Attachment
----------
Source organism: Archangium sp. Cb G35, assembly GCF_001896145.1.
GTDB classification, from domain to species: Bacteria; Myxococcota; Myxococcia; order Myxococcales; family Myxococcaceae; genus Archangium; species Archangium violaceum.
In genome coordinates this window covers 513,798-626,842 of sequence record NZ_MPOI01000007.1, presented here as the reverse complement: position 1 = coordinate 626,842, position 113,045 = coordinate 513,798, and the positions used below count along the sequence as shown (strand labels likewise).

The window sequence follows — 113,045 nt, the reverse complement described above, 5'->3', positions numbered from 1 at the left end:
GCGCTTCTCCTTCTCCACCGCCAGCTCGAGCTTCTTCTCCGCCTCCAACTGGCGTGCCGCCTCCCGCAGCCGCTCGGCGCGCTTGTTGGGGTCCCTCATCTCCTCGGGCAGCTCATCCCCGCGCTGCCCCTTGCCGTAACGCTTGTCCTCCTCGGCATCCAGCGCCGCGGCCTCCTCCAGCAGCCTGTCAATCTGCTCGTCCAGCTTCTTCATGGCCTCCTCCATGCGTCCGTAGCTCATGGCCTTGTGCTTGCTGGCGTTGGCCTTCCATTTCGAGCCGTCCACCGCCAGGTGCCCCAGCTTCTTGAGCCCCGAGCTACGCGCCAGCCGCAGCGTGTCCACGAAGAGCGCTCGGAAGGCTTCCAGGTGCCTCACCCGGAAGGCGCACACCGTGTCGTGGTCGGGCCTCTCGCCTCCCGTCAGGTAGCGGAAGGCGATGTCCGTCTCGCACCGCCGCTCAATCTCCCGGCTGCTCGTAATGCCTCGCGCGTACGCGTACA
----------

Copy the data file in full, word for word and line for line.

Source organism: Archangium sp. Cb G35, assembly GCF_001896145.1.
GTDB classification, from domain to species: Bacteria; Myxococcota; Myxococcia; order Myxococcales; family Myxococcaceae; genus Archangium; species Archangium violaceum.
In genome coordinates this window covers 513,798-626,842 of sequence record NZ_MPOI01000007.1, presented here as the reverse complement: position 1 = coordinate 626,842, position 113,045 = coordinate 513,798, and the positions used below count along the sequence as shown (strand labels likewise).

The window sequence follows — 113,045 nt, the reverse complement described above, 5'->3', positions numbered from 1 at the left end:
GCGCTTCTCCTTCTCCACCGCCAGCTCGAGCTTCTTCTCCGCCTCCAACTGGCGTGCCGCCTCCCGCAGCCGCTCGGCGCGCTTGTTGGGGTCCCTCATCTCCTCGGGCAGCTCATCCCCGCGCTGCCCCTTGCCGTAACGCTTGTCCTCCTCGGCATCCAGCGCCGCGGCCTCCTCCAGCAGCCTGTCAATCTGCTCGTCCAGCTTCTTCATGGCCTCCTCCATGCGTCCGTAGCTCATGGCCTTGTGCTTGCTGGCGTTGGCCTTCCATTTCGAGCCGTCCACCGCCAGGTGCCCCAGCTTCTTGAGCCCCGAGCTACGCGCCAGCCGCAGCGTGTCCACGAAGAGCGCTCGGAAGGCTTCCAGGTGCCTCACCCGGAAGGCGCACACCGTGTCGTGGTCGGGCCTCTCGCCTCCCGTCAGGTAGCGGAAGGCGATGTCCGTCTCGCACCGCCGCTCAATCTCCCGGCTGCTCGTAATGCCTCGCGCGTACGCGTACA